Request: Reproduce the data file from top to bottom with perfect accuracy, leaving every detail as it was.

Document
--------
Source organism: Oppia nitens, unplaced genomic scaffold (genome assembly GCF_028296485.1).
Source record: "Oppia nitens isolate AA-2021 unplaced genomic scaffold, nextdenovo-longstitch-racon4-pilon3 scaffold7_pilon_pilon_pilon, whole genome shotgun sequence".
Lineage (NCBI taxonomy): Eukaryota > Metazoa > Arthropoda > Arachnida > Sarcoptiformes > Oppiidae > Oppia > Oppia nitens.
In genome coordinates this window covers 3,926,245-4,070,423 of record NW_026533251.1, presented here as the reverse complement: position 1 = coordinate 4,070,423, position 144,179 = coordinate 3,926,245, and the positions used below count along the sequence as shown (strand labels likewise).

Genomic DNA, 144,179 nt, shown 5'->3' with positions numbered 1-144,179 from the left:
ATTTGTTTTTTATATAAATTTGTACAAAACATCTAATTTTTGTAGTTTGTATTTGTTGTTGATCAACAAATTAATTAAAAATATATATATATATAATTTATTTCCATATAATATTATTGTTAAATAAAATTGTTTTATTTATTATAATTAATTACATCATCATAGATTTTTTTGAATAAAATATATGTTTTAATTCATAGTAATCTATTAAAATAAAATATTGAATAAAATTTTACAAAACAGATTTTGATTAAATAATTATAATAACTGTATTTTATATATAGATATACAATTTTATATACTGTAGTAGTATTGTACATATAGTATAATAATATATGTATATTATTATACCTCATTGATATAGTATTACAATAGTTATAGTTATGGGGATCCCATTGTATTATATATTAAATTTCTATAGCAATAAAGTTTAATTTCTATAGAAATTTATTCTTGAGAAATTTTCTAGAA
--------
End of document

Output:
Source organism: Oppia nitens, unplaced genomic scaffold (genome assembly GCF_028296485.1).
Source record: "Oppia nitens isolate AA-2021 unplaced genomic scaffold, nextdenovo-longstitch-racon4-pilon3 scaffold7_pilon_pilon_pilon, whole genome shotgun sequence".
Lineage (NCBI taxonomy): Eukaryota > Metazoa > Arthropoda > Arachnida > Sarcoptiformes > Oppiidae > Oppia > Oppia nitens.
In genome coordinates this window covers 3,926,245-4,070,423 of record NW_026533251.1, presented here as the reverse complement: position 1 = coordinate 4,070,423, position 144,179 = coordinate 3,926,245, and the positions used below count along the sequence as shown (strand labels likewise).

Genomic DNA, 144,179 nt, shown 5'->3' with positions numbered 1-144,179 from the left:
ATTTGTTTTTTATATAAATTTGTACAAAACATCTAATTTTTGTAGTTTGTATTTGTTGTTGATCAACAAATTAATTAAAAATATATATATATATAATTTATTTCCATATAATATTATTGTTAAATAAAATTGTTTTATTTATTATAATTAATTACATCATCATAGATTTTTTTGAATAAAATATATGTTTTAATTCATAGTAATCTATTAAAATAAAATATTGAATAAAATTTTACAAAACAGATTTTGATTAAATAATTATAATAACTGTATTTTATATATAGATATACAATTTTATATACTGTAGTAGTATTGTACATATAGTATAATAATATATGTATATTATTATACCTCATTGATATAGTATTACAATAGTTATAGTTATGGGGATCCCATTGTATTATATATTAAATTTCTATAGCAATAAAGTTTAATTTCTATAGAAATTTATTCTTGAGAAATTTTCTAGAA